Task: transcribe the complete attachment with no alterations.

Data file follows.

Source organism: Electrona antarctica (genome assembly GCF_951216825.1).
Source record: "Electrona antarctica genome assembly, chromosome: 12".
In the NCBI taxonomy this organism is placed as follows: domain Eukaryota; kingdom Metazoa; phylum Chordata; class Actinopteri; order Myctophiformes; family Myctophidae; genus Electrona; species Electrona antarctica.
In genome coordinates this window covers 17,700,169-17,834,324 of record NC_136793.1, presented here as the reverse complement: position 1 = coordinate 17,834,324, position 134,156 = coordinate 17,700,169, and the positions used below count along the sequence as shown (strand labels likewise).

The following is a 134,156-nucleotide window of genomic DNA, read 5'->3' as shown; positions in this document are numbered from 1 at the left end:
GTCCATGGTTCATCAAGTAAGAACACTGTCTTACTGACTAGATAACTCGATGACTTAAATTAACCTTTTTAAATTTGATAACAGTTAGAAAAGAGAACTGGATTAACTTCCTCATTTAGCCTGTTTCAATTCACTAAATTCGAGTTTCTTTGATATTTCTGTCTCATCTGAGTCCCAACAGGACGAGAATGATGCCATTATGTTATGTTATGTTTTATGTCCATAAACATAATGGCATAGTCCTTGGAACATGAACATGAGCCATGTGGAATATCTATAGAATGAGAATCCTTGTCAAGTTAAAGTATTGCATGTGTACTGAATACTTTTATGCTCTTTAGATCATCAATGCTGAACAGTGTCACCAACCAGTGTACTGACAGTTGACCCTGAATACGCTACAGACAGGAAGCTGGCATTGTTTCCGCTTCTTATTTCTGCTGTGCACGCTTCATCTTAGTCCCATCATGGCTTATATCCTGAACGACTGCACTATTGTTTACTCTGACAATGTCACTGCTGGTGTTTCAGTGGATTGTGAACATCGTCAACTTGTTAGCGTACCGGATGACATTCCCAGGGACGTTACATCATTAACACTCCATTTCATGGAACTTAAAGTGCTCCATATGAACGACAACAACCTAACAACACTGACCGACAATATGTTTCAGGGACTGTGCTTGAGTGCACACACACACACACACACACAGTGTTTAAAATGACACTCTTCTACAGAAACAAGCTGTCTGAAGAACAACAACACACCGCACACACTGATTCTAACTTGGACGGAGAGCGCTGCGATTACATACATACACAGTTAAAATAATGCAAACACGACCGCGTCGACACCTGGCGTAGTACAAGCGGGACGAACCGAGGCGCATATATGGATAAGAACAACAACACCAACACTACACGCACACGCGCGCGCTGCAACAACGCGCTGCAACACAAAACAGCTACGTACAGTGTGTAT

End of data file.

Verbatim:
Source organism: Electrona antarctica (genome assembly GCF_951216825.1).
Source record: "Electrona antarctica genome assembly, chromosome: 12".
In the NCBI taxonomy this organism is placed as follows: domain Eukaryota; kingdom Metazoa; phylum Chordata; class Actinopteri; order Myctophiformes; family Myctophidae; genus Electrona; species Electrona antarctica.
In genome coordinates this window covers 17,700,169-17,834,324 of record NC_136793.1, presented here as the reverse complement: position 1 = coordinate 17,834,324, position 134,156 = coordinate 17,700,169, and the positions used below count along the sequence as shown (strand labels likewise).

The following is a 134,156-nucleotide window of genomic DNA, read 5'->3' as shown; positions in this document are numbered from 1 at the left end:
GTCCATGGTTCATCAAGTAAGAACACTGTCTTACTGACTAGATAACTCGATGACTTAAATTAACCTTTTTAAATTTGATAACAGTTAGAAAAGAGAACTGGATTAACTTCCTCATTTAGCCTGTTTCAATTCACTAAATTCGAGTTTCTTTGATATTTCTGTCTCATCTGAGTCCCAACAGGACGAGAATGATGCCATTATGTTATGTTATGTTTTATGTCCATAAACATAATGGCATAGTCCTTGGAACATGAACATGAGCCATGTGGAATATCTATAGAATGAGAATCCTTGTCAAGTTAAAGTATTGCATGTGTACTGAATACTTTTATGCTCTTTAGATCATCAATGCTGAACAGTGTCACCAACCAGTGTACTGACAGTTGACCCTGAATACGCTACAGACAGGAAGCTGGCATTGTTTCCGCTTCTTATTTCTGCTGTGCACGCTTCATCTTAGTCCCATCATGGCTTATATCCTGAACGACTGCACTATTGTTTACTCTGACAATGTCACTGCTGGTGTTTCAGTGGATTGTGAACATCGTCAACTTGTTAGCGTACCGGATGACATTCCCAGGGACGTTACATCATTAACACTCCATTTCATGGAACTTAAAGTGCTCCATATGAACGACAACAACCTAACAACACTGACCGACAATATGTTTCAGGGACTGTGCTTGAGTGCACACACACACACACACACACAGTGTTTAAAATGACACTCTTCTACAGAAACAAGCTGTCTGAAGAACAACAACACACCGCACACACTGATTCTAACTTGGACGGAGAGCGCTGCGATTACATACATACACAGTTAAAATAATGCAAACACGACCGCGTCGACACCTGGCGTAGTACAAGCGGGACGAACCGAGGCGCATATATGGATAAGAACAACAACACCAACACTACACGCACACGCGCGCGCTGCAACAACGCGCTGCAACACAAAACAGCTACGTACAGTGTGTAT